When I think about fracking, I think about water—the chemical–laced water that’s shot into wells to fracture shale and release fossil fuels, and which reappears both above and below ground, where it’s been linked to environmental contamination and health problems in humans and animals.
But increasingly, fracking activity is affecting neighboring farms and ranches and the foods they produce—foods we may be eating—reports a recent cover story in The Nation magazine. In the densely populated area around New York State, science writer Elizabeth Royte reports, the burgeoning local food movement is growing anxious about how fracking may affect their foodshed, which coincides with the natural gas–rich Marcellus Shale formation.
Food independence vs. energy independence?
In the Northeast, competition for “natural resources” is heating up, according to the article. “Only recently has the Northeast’s local-foods movement reached a critical mass, to the point where colleges and caterers trip over themselves in the quest for locally sourced and sustainably grown products. (New York has the fourth-highest number of organic farms in the nation.)
But the movement’s lofty ideals could turn out to be, in shale-gas areas, a double-edged sword. “People at the farmers’ market are starting to ask exactly where this food comes from,” says Stephen Cleghorn, a Pennsylvania goat farmer.
Unfortunately, it appears that deep-pocket energy companies already may be gaining the upper hand. On Nov. 30, New York Governor Andrew Cuomo and the state Department of Environmental Conservation released draft regulations for hydrofracking—before a review of potential impacts on human health was completed. The 30-day comment period runs over the holiday season, and regulations are set to become final in 90 days.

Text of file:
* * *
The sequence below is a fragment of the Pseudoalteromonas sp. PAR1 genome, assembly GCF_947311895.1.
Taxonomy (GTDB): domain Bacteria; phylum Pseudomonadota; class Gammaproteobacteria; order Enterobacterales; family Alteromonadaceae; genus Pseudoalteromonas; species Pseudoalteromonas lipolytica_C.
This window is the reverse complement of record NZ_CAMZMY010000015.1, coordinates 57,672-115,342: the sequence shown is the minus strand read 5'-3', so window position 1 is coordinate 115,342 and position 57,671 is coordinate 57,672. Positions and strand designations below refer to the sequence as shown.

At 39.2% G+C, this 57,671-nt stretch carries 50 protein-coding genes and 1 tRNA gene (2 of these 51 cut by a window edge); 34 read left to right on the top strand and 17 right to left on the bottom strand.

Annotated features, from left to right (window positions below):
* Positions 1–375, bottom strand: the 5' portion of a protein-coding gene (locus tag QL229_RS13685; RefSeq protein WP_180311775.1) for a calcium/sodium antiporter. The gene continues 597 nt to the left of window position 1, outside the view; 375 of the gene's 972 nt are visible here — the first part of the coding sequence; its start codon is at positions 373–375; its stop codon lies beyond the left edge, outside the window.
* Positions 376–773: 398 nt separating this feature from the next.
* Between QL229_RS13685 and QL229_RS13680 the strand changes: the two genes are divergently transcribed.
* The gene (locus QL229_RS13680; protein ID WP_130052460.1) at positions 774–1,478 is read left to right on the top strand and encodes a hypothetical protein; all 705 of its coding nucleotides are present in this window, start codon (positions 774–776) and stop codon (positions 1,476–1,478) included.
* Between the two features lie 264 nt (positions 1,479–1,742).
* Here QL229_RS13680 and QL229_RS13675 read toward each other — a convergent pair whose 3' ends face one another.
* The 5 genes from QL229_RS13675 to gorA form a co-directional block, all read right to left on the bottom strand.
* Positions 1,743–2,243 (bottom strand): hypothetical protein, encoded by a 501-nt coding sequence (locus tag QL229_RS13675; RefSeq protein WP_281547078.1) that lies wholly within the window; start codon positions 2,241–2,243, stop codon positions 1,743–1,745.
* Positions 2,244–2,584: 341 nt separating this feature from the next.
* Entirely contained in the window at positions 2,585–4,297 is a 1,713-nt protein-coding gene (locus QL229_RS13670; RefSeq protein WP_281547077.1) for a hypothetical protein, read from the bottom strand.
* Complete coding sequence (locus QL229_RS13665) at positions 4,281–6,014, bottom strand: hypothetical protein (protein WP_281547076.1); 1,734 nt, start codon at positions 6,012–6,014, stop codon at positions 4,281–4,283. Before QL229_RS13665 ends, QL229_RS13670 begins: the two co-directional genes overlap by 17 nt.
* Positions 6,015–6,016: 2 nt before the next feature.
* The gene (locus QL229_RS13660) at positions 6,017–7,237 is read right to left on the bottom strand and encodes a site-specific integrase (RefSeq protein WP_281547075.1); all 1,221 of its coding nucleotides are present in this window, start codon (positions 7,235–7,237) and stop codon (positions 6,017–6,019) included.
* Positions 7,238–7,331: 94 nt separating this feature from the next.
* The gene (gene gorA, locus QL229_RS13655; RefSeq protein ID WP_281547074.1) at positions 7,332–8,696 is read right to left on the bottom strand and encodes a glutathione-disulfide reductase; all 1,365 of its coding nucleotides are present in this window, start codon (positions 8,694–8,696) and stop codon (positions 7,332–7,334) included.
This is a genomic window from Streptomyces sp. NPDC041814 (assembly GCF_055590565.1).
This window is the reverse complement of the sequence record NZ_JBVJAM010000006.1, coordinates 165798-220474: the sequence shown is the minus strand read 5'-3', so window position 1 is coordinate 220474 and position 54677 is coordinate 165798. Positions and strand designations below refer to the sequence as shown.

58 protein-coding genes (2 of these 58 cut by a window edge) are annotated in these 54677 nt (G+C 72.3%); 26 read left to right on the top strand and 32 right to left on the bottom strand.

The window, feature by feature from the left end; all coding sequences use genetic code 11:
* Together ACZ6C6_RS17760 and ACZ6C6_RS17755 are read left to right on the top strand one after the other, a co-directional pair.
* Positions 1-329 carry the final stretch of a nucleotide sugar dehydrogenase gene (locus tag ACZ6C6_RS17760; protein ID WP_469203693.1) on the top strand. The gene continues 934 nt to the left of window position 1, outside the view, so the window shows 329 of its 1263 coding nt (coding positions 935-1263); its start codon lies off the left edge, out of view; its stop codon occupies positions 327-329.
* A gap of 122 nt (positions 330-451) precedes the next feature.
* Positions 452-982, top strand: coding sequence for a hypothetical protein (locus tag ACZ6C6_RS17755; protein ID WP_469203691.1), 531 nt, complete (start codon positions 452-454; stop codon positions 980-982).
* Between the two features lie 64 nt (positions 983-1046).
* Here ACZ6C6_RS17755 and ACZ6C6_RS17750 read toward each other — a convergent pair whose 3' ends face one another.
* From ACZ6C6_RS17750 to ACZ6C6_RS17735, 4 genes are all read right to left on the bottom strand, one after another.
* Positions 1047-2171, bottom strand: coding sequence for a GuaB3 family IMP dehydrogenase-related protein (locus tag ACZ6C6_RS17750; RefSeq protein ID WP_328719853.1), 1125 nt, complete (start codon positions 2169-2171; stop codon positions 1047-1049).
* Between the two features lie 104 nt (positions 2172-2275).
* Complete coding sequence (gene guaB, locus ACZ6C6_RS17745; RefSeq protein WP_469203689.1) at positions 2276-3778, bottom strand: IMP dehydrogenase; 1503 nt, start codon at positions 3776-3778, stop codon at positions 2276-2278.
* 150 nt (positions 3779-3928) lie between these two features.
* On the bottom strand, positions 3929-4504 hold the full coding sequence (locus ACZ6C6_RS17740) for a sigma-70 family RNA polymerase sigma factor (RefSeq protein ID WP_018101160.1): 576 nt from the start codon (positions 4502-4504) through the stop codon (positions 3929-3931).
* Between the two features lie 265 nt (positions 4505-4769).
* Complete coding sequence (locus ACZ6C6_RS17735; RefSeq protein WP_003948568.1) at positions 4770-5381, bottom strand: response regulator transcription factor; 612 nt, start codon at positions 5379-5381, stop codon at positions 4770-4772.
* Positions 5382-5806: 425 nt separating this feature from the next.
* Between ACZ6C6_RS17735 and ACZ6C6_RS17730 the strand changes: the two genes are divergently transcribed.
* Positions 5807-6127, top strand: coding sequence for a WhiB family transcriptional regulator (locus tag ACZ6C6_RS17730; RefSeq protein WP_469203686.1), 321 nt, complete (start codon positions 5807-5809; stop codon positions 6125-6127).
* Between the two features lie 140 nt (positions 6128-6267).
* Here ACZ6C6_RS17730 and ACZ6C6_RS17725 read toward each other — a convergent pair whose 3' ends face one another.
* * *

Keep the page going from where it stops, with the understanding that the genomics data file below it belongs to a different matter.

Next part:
Along with doctors, scientists, and other citizens concerned about fracking’s toxic trickle-down—already documented in communities in Texas, Pennsylvania, Wyoming, North Dakota, Colorado, Louisiana and other states—New York’s local food groups are calling foul.
In the article, Joe Holtz, general manager of the 16,200-member Park Slope Food Co-op in Brooklyn, warns, “If hydrofracking is allowed in New York State, our co-op will have to stop buying from farms anywhere near the drilling because of fears of contamination. That’s $4 million in direct sales, with economic multipliers up and down the local food chain, affecting seed houses, creameries, equipment manufacturers and so on.”
To see two great infographics—Where Fracking Meets Organic Food and Why Not Frack Farmland—go the article and scroll down.
In my home state of Colorado, fracking is being fingered for putting unsustainable demands on our already severely drought-diminished water supply, recent earthquakes, and more. Grassroots community efforts are gaining traction, as evidenced by Longmont voters' November decision to ban fracking, as profiled by the New York Times.
Are you concerned about how fracking toxins may affect our food producers—and our food supply? Please share in comments below or send me a message on Twitter @susan_enfield